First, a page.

Thursday, January 21, 2010

Emmanuel Radnitzky (1890-1976)

“The Destruction of the Object” (l923) is the show-stopper in the current Man Ray show at The Jewish Museum. The artist—born Emmanuel Radnitzky—had been jilted by his lover of three years, the legendary Lee Miller, and the resulting work, fired in the crucible of his heartbreak, made art-textbook history, a little like the image of the eye ball slit by a razor in Buñuel and Dali’s Un Chien Andalou (l929).  Radnitzky photographed Hemingway, Sinclair Lewis, Proust (on his deathbed), and Joyce. But it is the image of André Breton in front of De Chirico’s “L’Enigme d’une journée” that is the show’s second most stunning piece. Blend Surrealism with Futurism and what do you get? Something curiously naturalistic, like the metronome in “The Destruction of the Object”—a time capsule sending a nostalgic message back from the past, beyond love and loss.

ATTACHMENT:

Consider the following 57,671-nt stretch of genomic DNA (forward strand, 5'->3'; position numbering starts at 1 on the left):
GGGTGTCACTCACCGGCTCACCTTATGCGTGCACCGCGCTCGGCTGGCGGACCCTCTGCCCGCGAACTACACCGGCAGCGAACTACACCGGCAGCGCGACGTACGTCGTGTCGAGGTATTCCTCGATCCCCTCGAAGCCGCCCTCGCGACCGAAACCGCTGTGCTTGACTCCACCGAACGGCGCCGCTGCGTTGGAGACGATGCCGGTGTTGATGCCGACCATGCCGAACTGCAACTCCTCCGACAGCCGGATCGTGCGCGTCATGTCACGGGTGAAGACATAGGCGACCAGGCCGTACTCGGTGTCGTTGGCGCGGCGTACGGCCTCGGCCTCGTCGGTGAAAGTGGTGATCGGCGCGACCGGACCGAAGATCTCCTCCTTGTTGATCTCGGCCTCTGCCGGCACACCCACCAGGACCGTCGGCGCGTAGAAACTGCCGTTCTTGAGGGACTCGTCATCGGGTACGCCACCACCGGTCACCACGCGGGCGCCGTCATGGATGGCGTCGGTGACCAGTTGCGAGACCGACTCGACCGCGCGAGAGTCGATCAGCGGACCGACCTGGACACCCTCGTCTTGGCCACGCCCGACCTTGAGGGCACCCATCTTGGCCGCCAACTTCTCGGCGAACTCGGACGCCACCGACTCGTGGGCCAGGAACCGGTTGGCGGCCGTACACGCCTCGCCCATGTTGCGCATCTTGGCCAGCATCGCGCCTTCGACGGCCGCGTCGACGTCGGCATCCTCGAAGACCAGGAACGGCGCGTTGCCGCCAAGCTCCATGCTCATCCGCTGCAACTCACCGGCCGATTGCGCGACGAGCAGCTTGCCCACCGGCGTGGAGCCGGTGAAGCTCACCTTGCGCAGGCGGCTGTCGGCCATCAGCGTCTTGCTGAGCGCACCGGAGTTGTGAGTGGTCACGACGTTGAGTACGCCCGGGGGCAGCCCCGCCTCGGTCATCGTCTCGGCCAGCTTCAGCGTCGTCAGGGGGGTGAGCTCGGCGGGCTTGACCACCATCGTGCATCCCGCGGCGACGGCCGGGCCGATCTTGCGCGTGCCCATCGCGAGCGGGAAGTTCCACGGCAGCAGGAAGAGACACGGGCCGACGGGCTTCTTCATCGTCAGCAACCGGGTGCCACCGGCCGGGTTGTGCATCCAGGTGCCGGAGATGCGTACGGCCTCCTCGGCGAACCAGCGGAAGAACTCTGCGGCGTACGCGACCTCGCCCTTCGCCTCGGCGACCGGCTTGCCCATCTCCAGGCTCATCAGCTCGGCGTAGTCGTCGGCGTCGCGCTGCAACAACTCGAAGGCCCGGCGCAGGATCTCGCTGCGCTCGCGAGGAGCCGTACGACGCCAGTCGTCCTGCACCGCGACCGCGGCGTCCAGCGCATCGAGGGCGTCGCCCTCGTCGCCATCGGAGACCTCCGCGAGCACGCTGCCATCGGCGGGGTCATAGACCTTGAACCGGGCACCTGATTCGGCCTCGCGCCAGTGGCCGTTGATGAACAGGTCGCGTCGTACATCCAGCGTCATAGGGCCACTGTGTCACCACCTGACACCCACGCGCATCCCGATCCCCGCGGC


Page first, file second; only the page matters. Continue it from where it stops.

Radnitzky was bar mitzvahed in Brooklyn, but eventually ended up in Paris in time for Dada and Surrealism, with its infatuation with the spontaneity of the photographic image. He moved to Hollywood, and then returned to Paris at a time when New York had emerged as the center of the art world. “All NewYork is Dada and will not tolerate a rival,” he said. The current exhibit, which includes Radnitzky's first film, Le Retour à la Raison (film stock, successions of geometric images, and a nude that all defy reason), is like a message in a bottle, washed up on some silent shore after bobbing solitudinously at sea.

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